After opening in September, Arris Noble and his six-person team at Ballston’s newest sandwich shop, Superette, have gotten their sea legs.
The name, Noble explains, takes customers back in time to the corner store with hot food and a limited selection of grocery items. It was the kind of place that parents sent their kids to, list and basket in hand, for apples and milk. The cashier would gather and ring up the items and send the kids home.
“It’s an old-world concept that was forgotten, and shouldn’t have been,” said Noble.
The sandwich joint and grocery is in the lower level of the food hall at Ballston Quarter (4238 Wilson Blvd). Noble ultimately chose the neighborhood because he saw a gap in sandwich places that prioritize love and quality over speed and volume.
Noble said he is happy to own a business in Arlington, and Ballston in particular, adding that he “really likes the people.”
As for the food, while the sandwich is practical, Noble does not want his diners to sacrifice taste in order to gain convenience.
“If you’re going to dine and come to Superette, I want to give you that ‘Wow’ factor,” he said. “We just want them to know how much care we put into everything.”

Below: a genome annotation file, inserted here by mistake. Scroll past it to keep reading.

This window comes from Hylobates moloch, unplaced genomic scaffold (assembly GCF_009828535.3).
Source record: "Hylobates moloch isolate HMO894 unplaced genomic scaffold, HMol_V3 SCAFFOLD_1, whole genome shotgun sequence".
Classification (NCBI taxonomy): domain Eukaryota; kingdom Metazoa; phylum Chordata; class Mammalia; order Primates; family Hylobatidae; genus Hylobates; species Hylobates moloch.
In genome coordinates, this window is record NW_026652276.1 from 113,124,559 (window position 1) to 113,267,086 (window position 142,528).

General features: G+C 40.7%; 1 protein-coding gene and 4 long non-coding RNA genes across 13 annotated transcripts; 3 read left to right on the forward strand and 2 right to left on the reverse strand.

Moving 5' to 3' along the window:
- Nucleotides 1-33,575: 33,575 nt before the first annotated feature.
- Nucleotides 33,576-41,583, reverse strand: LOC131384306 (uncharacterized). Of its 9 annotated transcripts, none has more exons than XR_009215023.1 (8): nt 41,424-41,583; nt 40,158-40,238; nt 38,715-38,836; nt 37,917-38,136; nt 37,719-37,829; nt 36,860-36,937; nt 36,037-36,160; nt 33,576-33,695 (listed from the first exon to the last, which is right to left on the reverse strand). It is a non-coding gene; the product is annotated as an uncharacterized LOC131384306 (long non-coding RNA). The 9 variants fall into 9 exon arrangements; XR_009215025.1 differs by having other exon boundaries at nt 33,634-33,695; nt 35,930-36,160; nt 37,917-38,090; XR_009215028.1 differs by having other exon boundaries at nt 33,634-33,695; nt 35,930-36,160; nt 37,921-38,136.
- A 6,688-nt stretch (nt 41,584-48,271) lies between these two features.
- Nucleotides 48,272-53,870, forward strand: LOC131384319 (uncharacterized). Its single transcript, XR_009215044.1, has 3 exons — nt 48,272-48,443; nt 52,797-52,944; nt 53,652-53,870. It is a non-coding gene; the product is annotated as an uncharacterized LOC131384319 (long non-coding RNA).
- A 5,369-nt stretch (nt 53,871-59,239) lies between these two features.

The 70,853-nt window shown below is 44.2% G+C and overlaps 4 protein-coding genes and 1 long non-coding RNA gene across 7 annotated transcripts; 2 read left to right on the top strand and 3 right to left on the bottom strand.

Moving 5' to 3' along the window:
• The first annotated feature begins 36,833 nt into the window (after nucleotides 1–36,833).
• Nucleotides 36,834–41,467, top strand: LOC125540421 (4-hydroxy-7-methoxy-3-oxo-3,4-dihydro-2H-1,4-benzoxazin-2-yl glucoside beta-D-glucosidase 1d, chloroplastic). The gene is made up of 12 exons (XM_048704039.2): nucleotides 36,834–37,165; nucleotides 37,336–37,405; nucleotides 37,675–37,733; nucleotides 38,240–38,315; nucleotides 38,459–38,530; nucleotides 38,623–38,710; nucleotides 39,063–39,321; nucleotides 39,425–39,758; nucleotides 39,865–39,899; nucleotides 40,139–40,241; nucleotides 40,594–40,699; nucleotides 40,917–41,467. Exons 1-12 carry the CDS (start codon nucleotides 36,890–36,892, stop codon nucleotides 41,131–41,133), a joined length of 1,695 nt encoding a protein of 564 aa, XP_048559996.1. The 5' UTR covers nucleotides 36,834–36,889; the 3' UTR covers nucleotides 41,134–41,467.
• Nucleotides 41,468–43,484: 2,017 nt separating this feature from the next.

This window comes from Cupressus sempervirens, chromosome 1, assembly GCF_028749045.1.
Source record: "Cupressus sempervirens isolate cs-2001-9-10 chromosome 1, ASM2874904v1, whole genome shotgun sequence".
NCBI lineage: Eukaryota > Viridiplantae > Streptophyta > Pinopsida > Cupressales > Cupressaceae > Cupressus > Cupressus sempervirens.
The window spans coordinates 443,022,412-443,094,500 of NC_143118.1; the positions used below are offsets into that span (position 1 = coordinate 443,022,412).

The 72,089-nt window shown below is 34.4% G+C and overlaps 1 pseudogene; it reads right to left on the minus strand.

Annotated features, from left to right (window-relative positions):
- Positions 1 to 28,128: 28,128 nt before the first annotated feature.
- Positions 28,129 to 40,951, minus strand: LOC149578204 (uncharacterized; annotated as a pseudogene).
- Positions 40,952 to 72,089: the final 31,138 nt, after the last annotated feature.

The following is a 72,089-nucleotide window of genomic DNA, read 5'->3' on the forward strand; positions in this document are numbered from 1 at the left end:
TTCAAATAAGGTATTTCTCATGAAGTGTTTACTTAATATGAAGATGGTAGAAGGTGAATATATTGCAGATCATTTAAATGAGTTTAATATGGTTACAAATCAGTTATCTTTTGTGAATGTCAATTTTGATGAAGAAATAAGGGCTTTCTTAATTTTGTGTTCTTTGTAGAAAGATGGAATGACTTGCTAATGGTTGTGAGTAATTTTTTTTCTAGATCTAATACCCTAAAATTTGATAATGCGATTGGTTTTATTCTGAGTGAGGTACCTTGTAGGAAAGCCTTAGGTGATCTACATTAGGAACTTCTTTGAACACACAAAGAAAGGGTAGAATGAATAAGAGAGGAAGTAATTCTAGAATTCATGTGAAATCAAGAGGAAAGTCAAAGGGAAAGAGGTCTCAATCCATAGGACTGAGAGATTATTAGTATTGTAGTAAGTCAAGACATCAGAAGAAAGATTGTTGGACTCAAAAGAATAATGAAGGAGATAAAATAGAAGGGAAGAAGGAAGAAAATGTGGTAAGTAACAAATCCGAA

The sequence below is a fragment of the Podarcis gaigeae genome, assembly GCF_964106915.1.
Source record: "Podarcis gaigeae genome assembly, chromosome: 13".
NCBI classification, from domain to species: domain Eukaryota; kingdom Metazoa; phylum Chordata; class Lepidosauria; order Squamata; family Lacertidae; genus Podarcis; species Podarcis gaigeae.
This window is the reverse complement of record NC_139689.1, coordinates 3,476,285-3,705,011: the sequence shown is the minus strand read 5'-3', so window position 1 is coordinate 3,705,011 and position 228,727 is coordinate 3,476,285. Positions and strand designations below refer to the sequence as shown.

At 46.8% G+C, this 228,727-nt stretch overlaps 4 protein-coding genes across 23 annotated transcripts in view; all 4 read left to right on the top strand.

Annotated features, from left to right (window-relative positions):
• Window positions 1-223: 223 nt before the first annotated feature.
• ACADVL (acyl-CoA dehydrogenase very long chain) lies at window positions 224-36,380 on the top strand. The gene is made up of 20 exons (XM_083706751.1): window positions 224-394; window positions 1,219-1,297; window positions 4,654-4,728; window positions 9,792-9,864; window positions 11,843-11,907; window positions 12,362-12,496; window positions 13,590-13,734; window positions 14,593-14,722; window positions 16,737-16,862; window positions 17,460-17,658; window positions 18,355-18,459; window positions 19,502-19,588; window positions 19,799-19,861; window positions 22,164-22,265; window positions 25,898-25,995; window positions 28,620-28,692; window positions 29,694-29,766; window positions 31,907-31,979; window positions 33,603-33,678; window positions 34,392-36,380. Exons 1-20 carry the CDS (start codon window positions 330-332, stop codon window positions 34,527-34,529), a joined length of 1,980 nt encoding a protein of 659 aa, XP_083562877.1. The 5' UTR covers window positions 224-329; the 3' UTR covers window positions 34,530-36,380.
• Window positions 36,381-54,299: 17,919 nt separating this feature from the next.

When new customers walk in, Noble said he loves seeing “the surprised look” on their faces when they see not only the food but the beer, wine and cocktail menu.
Noble, who paid his way through school at the University of Maryland by bartending, geeks out describing his signature cocktails.
His winter whisky sour combines rye whisky and a simple syrup infused with allspice, star anise, clove, cinnamon and black pepper, with the classic foam rim made from emulsified lemon juice and egg white.
Guests enjoy his gin punch, made with oleo saccharum (or oil of sugar). Muddled sugar and citrus peel steeps in spices and hot water, creating a syrup that is “easy to make, with a ton of flavor.” For the punch, he adds gin, lemon juice and stone fruit tea.
He personally developed the menu, to which his growing waistline can attest.
“I gained 35 pounds,” he said. “The one that has done the most damage is the BLT-ish.”
The classic bacon-lettuce-tomato sandwich does not do much for Noble. So he added cheese, braised pork shoulder and a sesame seed bun slathered with garlic aioli. The shoulder is the centerpiece: It marinates for a day before it is braised for seven hours with aromatics and chicken stock.
“That sandwich has a following,” he said. “I got a guy who comes here three days a week and gets it.”
Noble, who spent the last 18 years of his life in the restaurant business, said the challenge of managing a restaurant during the Great Recession more than a decade ago “does not hold a candle to the challenges restaurants are experiencing now.”
From idea to execution, Superette took 14 months, with the pandemic causing delays in deliveries and permitting. The price for a case of gloves increased by 300% times and third-party delivery apps charge double what they used to, but restaurants use them to keep the lights on and employees paid, he said.
“This environment is completely different because the virus creates government restrictions,” he said. “During the recession, you could have a holiday party — you may just have to take a discount — but people were still gathering.”